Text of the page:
AAA predicts crowded highways for upcoming Memorial Day weekend

Updated May 27, 2022
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Despite eye-watering gas prices, the number of Americans expected to take to the highways this long Memorial Day weekend will increase to over pre-pandemic levels. At the same time, truckers ought to be aware that cargo thefts are also likely to spike.

The unofficial start to summer will be a busy one this year as AAA predicts 34.9 million people plan to travel by car, up 4.6% over last year. In all, AAA said 39.2 million people will travel 50 miles or more from home this Memorial Day weekend. This is an increase of 8.3% over 2021, bringing travel volumes almost in line with those in 2017. 

AAA research partner INRIX predicts drivers will encounter the longest travel delays before the holiday weekend, particularly during the afternoons on Thursday, May 26 and Friday, May 27. Drivers in major U.S. metro area could experience double the travel times compared to a normal trip.

AAA and INRIX say the worst and best times to travel this long weekend:

  • Thursday worst: 1 p.m. to 8 p.m. Best: before 6 a.m. or after 9 p.m.
  • Friday worst noon to 7 p.m.Best: before 7 a.m. or after 9 p.m.
  • Saturday worst: 1 p.m. to 6 p.m. Best: before 10 a.m.
  • Sunday worst:1 p.m. to 4 p.m. Best: before 10 a.m.
  • Monday worst: 1 to 4 p.m. Best: before 11 a.m.

“Memorial Day is always a good predictor of what’s to come for summer travel,” said Paula Twidale, senior vice president, AAA Travel. “Based on our projections, summer travel isn’t just heating up, it will be on fire. People are overdue for a vacation and they are looking to catch up on some much-needed R&R in the coming months.”

Be on the alert for possible cargo thefts

Organized cargo theft rings will be extremely active in the coming days, as more shipments are left unattended for extended periods of time due to the long holiday weekend. The Sensitech Supply Chain Intelligence Center has recorded average Memorial Day theft rates up to 57% higher and average values up to 44% higher than non-holiday weekends. Since 2017, Memorial Day weekends have seen an average theft value of $221,202 totaling in excess of $8.2M.

Sensitech recommends that logistics and security professionals ensure security protocols are up-to-date and in line with industry best practices for both in-transit and warehouse operations. To mitigate criminal attempts to exploit cargo at rest, Sensitech suggests confirming that a receiver’s hours of operation for the holiday weekend are consistent with scheduled delivery times and planning for secure parking locations in the event a shipment will have to stop for an extended period of time. Covert GPS tracking and active monitoring of high-value shipments are highly recommended, as they have proven to be the most effective protocols to both mitigate in-transit theft and facilitate the successful recovery of stolen products.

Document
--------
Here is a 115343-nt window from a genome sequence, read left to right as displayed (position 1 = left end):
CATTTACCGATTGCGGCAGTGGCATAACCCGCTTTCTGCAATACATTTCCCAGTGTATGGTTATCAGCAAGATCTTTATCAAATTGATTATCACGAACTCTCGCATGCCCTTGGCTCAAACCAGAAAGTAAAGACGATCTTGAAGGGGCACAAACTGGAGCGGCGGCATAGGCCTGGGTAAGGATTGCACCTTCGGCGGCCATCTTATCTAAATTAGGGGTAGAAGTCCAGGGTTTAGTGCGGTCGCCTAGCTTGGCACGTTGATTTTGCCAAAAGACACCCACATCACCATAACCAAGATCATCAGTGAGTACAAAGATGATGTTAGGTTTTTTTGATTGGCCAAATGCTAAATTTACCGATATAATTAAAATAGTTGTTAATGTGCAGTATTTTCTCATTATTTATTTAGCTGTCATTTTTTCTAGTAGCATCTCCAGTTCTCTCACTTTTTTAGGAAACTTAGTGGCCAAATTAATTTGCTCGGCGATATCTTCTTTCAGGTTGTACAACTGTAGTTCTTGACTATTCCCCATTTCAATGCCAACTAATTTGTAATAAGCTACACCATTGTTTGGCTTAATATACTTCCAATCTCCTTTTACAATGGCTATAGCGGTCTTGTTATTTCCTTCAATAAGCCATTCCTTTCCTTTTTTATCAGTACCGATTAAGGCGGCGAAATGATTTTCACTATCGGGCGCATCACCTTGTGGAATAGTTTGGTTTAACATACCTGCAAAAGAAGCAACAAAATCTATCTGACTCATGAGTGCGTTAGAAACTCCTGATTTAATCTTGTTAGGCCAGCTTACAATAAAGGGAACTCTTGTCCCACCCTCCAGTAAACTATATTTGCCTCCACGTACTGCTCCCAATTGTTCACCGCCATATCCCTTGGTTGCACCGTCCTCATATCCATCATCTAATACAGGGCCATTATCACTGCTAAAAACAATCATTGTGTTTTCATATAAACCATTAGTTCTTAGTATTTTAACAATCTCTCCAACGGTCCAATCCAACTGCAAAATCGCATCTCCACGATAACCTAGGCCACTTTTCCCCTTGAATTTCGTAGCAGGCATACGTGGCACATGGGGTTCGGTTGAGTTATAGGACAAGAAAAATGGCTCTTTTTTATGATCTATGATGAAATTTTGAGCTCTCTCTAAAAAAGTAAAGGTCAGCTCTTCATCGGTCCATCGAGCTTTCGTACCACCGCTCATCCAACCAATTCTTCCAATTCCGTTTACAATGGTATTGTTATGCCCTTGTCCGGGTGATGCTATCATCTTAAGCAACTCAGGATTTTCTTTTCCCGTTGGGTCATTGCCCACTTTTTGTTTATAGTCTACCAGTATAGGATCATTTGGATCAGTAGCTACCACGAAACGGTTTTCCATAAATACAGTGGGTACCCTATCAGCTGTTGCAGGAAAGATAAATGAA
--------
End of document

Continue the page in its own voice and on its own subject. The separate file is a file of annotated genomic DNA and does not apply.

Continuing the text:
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In addition, the following guidelines are collectively endorsed by trucking and security organizatiuons, and Sensitech:

  • Steps should be taken to verify the authenticity of all shipment related activity during these periods – particularly any entity which has been engaged to either move or store a shipment. Driver and business verification, prior to releasing any shipment, is paramount.
  • Communication between drivers and shippers needs to be firmly established and regularly maintained during shipments over these periods. That communication should include driver(s) instruction as to what types of behavior are required and what is not permissible.
  • Truck stops, highway rest areas and distribution centers are frequent targets for cargo thieves — not only traditionally but more so over holiday periods. For that reason, any location where cargo would either intentionally (or unintentionally) come to rest — even for brief periods of time -- should be as secure as possible. Things to consider when selecting a secure area/lot are: controlled access, adequate lighting, congestion, any type of either personal or video surveillance, how long the conveyance will be left unattended, as well as past intelligence of localized cargo theft activity.
  • If a cargo conveyance must be left unattended for any period of time it should be made as secure as possible. Theft-resistant locking/sealing mechanisms for tractors, trailers and cargo compartments; disabling technology for the vehicle’s power units or trailer movements; parking vehicles and/or cargo compartments in a fashion which make access as difficult as possible – are all things worthy of strong consideration.
  • If any tracking technology, such as GPS monitoring, that is available for deployment should be used to its fullest extent possible. That would include tracking technology on the conveyance’s power unit, its cargo area (if separate), as well as within the cargo itself.